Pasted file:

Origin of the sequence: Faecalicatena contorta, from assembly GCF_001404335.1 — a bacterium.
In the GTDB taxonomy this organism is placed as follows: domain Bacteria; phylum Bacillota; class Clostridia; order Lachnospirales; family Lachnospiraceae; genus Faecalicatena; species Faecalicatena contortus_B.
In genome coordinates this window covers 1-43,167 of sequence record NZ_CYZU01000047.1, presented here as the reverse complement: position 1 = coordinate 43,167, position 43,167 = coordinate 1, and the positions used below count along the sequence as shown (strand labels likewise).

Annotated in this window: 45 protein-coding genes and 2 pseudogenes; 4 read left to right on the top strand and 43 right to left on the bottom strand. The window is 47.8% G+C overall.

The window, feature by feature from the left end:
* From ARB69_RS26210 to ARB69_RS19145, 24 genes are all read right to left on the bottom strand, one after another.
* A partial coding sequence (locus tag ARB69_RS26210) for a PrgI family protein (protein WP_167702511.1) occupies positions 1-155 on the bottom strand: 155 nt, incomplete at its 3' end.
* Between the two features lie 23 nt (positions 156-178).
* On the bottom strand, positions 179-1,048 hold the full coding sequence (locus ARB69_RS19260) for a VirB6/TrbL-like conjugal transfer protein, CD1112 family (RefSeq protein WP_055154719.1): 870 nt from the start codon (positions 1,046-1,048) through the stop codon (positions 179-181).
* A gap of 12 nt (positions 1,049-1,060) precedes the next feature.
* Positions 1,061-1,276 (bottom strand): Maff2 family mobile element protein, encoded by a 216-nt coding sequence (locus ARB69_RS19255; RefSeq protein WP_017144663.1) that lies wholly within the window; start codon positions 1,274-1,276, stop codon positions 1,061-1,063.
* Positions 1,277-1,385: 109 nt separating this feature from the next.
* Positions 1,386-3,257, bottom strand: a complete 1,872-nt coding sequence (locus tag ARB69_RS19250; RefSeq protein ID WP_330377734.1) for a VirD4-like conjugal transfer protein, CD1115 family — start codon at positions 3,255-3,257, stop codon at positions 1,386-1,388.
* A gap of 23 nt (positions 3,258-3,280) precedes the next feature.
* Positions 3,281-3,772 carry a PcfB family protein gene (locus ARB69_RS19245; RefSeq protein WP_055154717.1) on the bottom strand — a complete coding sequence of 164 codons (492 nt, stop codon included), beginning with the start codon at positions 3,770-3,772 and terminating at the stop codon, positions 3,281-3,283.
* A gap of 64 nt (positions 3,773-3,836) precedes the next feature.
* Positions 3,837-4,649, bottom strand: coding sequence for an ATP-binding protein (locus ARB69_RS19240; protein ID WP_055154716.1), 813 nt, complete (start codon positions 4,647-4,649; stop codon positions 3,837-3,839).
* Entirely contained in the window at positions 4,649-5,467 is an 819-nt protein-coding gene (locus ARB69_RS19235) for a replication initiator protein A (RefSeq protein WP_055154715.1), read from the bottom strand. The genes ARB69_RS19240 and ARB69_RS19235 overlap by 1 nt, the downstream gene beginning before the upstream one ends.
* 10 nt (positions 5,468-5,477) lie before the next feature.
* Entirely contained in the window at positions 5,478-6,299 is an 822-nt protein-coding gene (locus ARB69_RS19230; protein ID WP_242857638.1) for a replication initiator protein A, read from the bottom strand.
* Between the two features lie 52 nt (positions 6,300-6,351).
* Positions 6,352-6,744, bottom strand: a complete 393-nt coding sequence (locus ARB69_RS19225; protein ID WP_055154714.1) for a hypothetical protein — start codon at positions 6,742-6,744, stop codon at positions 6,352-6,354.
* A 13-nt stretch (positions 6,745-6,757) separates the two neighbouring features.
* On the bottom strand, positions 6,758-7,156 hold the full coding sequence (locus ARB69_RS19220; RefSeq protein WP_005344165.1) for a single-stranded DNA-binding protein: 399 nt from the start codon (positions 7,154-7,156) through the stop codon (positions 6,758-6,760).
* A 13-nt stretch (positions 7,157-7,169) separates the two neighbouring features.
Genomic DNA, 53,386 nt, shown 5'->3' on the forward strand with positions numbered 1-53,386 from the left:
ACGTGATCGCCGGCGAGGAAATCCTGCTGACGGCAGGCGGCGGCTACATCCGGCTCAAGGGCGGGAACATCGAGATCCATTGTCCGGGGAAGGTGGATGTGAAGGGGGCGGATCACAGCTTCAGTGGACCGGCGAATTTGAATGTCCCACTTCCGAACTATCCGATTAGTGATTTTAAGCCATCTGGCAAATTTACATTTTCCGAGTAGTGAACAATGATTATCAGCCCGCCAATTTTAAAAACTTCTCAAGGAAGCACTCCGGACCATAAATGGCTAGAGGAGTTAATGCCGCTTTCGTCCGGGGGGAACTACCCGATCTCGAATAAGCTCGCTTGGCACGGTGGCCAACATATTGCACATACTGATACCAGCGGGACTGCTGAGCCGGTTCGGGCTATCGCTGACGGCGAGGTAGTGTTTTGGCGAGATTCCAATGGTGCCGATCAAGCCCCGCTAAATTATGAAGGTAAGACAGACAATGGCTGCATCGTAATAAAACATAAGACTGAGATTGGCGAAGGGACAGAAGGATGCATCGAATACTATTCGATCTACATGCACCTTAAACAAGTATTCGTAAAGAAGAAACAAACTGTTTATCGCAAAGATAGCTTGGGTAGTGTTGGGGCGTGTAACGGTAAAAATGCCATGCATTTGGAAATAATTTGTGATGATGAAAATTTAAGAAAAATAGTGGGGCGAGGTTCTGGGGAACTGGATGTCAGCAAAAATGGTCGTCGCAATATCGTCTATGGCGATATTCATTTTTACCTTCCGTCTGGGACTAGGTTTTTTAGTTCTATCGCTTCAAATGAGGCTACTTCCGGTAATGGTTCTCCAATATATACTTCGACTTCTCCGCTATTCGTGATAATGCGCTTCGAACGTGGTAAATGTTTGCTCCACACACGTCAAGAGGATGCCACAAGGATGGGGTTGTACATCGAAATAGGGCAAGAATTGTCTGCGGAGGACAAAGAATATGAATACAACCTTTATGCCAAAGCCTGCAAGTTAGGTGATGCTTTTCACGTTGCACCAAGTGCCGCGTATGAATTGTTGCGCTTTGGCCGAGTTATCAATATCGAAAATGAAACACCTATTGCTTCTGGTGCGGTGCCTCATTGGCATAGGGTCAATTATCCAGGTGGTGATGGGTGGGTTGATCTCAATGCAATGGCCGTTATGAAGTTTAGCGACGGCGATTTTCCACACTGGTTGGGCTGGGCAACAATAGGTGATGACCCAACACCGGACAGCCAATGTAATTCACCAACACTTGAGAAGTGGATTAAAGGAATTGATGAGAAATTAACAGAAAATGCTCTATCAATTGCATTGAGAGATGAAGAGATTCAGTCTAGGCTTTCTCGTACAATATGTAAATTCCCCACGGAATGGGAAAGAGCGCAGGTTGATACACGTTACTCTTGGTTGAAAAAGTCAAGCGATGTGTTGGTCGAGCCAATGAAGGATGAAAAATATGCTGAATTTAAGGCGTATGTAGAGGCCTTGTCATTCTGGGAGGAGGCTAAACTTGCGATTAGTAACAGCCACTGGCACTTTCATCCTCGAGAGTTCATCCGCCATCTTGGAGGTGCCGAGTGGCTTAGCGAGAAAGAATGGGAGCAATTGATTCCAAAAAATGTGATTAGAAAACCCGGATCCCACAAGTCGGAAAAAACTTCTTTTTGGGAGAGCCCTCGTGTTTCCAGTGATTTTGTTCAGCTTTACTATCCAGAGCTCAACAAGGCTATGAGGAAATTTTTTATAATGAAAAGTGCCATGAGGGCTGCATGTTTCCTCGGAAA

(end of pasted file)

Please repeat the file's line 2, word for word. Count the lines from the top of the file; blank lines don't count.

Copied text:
In the GTDB taxonomy this organism is placed as follows: domain Bacteria; phylum Bacillota; class Clostridia; order Lachnospirales; family Lachnospiraceae; genus Faecalicatena; species Faecalicatena contortus_B.